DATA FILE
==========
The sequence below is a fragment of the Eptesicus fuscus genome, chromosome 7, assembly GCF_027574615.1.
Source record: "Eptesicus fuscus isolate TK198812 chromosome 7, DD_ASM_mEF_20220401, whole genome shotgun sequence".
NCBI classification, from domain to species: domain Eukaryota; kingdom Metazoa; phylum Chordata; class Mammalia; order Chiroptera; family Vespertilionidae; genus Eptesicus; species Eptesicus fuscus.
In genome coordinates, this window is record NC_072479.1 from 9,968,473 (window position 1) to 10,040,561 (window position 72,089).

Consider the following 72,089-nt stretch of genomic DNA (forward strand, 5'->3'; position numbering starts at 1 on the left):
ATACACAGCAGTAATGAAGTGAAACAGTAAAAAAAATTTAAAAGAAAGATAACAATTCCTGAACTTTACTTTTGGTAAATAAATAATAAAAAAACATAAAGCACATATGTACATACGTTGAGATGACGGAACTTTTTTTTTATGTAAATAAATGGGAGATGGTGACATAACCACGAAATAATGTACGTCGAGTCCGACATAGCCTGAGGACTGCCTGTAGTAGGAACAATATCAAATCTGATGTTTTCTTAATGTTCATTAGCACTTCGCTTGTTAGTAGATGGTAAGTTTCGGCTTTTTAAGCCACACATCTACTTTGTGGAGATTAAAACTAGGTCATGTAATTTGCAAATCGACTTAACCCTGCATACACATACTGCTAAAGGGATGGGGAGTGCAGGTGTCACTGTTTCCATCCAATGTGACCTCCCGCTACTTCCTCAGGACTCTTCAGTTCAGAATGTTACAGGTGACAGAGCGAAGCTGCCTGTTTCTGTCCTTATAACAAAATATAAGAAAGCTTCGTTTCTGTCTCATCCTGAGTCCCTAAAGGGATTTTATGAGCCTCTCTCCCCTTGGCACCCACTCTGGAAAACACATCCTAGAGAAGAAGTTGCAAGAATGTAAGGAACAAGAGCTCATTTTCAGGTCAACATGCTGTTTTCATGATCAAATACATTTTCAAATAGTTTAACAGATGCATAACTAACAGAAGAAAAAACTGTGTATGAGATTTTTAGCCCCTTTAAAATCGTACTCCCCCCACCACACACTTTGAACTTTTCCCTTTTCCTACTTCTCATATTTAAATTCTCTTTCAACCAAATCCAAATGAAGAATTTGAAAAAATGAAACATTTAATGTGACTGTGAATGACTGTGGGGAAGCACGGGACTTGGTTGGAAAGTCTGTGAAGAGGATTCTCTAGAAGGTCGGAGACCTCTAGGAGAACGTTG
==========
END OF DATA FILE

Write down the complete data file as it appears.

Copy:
The sequence below is a fragment of the Eptesicus fuscus genome, chromosome 7, assembly GCF_027574615.1.
Source record: "Eptesicus fuscus isolate TK198812 chromosome 7, DD_ASM_mEF_20220401, whole genome shotgun sequence".
NCBI classification, from domain to species: domain Eukaryota; kingdom Metazoa; phylum Chordata; class Mammalia; order Chiroptera; family Vespertilionidae; genus Eptesicus; species Eptesicus fuscus.
In genome coordinates, this window is record NC_072479.1 from 9,968,473 (window position 1) to 10,040,561 (window position 72,089).

Consider the following 72,089-nt stretch of genomic DNA (forward strand, 5'->3'; position numbering starts at 1 on the left):
ATACACAGCAGTAATGAAGTGAAACAGTAAAAAAAATTTAAAAGAAAGATAACAATTCCTGAACTTTACTTTTGGTAAATAAATAATAAAAAAACATAAAGCACATATGTACATACGTTGAGATGACGGAACTTTTTTTTTATGTAAATAAATGGGAGATGGTGACATAACCACGAAATAATGTACGTCGAGTCCGACATAGCCTGAGGACTGCCTGTAGTAGGAACAATATCAAATCTGATGTTTTCTTAATGTTCATTAGCACTTCGCTTGTTAGTAGATGGTAAGTTTCGGCTTTTTAAGCCACACATCTACTTTGTGGAGATTAAAACTAGGTCATGTAATTTGCAAATCGACTTAACCCTGCATACACATACTGCTAAAGGGATGGGGAGTGCAGGTGTCACTGTTTCCATCCAATGTGACCTCCCGCTACTTCCTCAGGACTCTTCAGTTCAGAATGTTACAGGTGACAGAGCGAAGCTGCCTGTTTCTGTCCTTATAACAAAATATAAGAAAGCTTCGTTTCTGTCTCATCCTGAGTCCCTAAAGGGATTTTATGAGCCTCTCTCCCCTTGGCACCCACTCTGGAAAACACATCCTAGAGAAGAAGTTGCAAGAATGTAAGGAACAAGAGCTCATTTTCAGGTCAACATGCTGTTTTCATGATCAAATACATTTTCAAATAGTTTAACAGATGCATAACTAACAGAAGAAAAAACTGTGTATGAGATTTTTAGCCCCTTTAAAATCGTACTCCCCCCACCACACACTTTGAACTTTTCCCTTTTCCTACTTCTCATATTTAAATTCTCTTTCAACCAAATCCAAATGAAGAATTTGAAAAAATGAAACATTTAATGTGACTGTGAATGACTGTGGGGAAGCACGGGACTTGGTTGGAAAGTCTGTGAAGAGGATTCTCTAGAAGGTCGGAGACCTCTAGGAGAACGTTG